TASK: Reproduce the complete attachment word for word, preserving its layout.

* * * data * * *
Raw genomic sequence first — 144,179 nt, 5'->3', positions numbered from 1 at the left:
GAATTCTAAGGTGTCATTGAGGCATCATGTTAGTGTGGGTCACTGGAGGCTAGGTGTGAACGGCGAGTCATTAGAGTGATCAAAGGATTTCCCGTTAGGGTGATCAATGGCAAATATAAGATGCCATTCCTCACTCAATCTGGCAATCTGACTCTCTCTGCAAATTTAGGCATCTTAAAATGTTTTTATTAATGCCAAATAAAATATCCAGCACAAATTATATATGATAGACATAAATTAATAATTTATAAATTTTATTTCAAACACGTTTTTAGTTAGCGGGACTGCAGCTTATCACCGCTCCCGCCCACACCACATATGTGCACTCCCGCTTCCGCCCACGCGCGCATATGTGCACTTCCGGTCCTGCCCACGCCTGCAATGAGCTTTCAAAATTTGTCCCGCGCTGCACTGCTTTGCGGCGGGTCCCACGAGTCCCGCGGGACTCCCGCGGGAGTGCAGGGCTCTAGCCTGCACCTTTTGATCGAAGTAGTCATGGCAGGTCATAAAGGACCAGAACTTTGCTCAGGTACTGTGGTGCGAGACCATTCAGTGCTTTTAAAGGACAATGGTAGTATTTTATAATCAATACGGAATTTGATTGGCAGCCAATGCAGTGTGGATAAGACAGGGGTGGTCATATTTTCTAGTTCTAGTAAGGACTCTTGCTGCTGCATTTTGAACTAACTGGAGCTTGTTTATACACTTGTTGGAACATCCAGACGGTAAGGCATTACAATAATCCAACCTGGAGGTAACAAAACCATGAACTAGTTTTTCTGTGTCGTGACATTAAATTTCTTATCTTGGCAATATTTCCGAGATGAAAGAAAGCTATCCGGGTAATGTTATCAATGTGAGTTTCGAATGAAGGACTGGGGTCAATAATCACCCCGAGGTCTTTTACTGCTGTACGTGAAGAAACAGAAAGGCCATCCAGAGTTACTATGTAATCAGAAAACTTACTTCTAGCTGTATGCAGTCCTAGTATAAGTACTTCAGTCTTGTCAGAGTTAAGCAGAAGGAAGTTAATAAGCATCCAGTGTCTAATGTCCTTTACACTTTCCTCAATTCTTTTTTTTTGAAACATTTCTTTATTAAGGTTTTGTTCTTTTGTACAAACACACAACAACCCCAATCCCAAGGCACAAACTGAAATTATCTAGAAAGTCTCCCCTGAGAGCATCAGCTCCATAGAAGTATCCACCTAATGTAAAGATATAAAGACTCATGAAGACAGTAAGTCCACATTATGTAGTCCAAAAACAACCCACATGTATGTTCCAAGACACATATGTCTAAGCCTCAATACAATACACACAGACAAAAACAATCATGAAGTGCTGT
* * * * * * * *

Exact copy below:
Raw genomic sequence first — 144,179 nt, 5'->3', positions numbered from 1 at the left:
GAATTCTAAGGTGTCATTGAGGCATCATGTTAGTGTGGGTCACTGGAGGCTAGGTGTGAACGGCGAGTCATTAGAGTGATCAAAGGATTTCCCGTTAGGGTGATCAATGGCAAATATAAGATGCCATTCCTCACTCAATCTGGCAATCTGACTCTCTCTGCAAATTTAGGCATCTTAAAATGTTTTTATTAATGCCAAATAAAATATCCAGCACAAATTATATATGATAGACATAAATTAATAATTTATAAATTTTATTTCAAACACGTTTTTAGTTAGCGGGACTGCAGCTTATCACCGCTCCCGCCCACACCACATATGTGCACTCCCGCTTCCGCCCACGCGCGCATATGTGCACTTCCGGTCCTGCCCACGCCTGCAATGAGCTTTCAAAATTTGTCCCGCGCTGCACTGCTTTGCGGCGGGTCCCACGAGTCCCGCGGGACTCCCGCGGGAGTGCAGGGCTCTAGCCTGCACCTTTTGATCGAAGTAGTCATGGCAGGTCATAAAGGACCAGAACTTTGCTCAGGTACTGTGGTGCGAGACCATTCAGTGCTTTTAAAGGACAATGGTAGTATTTTATAATCAATACGGAATTTGATTGGCAGCCAATGCAGTGTGGATAAGACAGGGGTGGTCATATTTTCTAGTTCTAGTAAGGACTCTTGCTGCTGCATTTTGAACTAACTGGAGCTTGTTTATACACTTGTTGGAACATCCAGACGGTAAGGCATTACAATAATCCAACCTGGAGGTAACAAAACCATGAACTAGTTTTTCTGTGTCGTGACATTAAATTTCTTATCTTGGCAATATTTCCGAGATGAAAGAAAGCTATCCGGGTAATGTTATCAATGTGAGTTTCGAATGAAGGACTGGGGTCAATAATCACCCCGAGGTCTTTTACTGCTGTACGTGAAGAAACAGAAAGGCCATCCAGAGTTACTATGTAATCAGAAAACTTACTTCTAGCTGTATGCAGTCCTAGTATAAGTACTTCAGTCTTGTCAGAGTTAAGCAGAAGGAAGTTAATAAGCATCCAGTGTCTAATGTCCTTTACACTTTCCTCAATTCTTTTTTTTTGAAACATTTCTTTATTAAGGTTTTGTTCTTTTGTACAAACACACAACAACCCCAATCCCAAGGCACAAACTGAAATTATCTAGAAAGTCTCCCCTGAGAGCATCAGCTCCATAGAAGTATCCACCTAATGTAAAGATATAAAGACTCATGAAGACAGTAAGTCCACATTATGTAGTCCAAAAACAACCCACATGTATGTTCCAAGACACATATGTCTAAGCCTCAATACAATACACACAGACAAAAACAATCATGAAGTGCTGT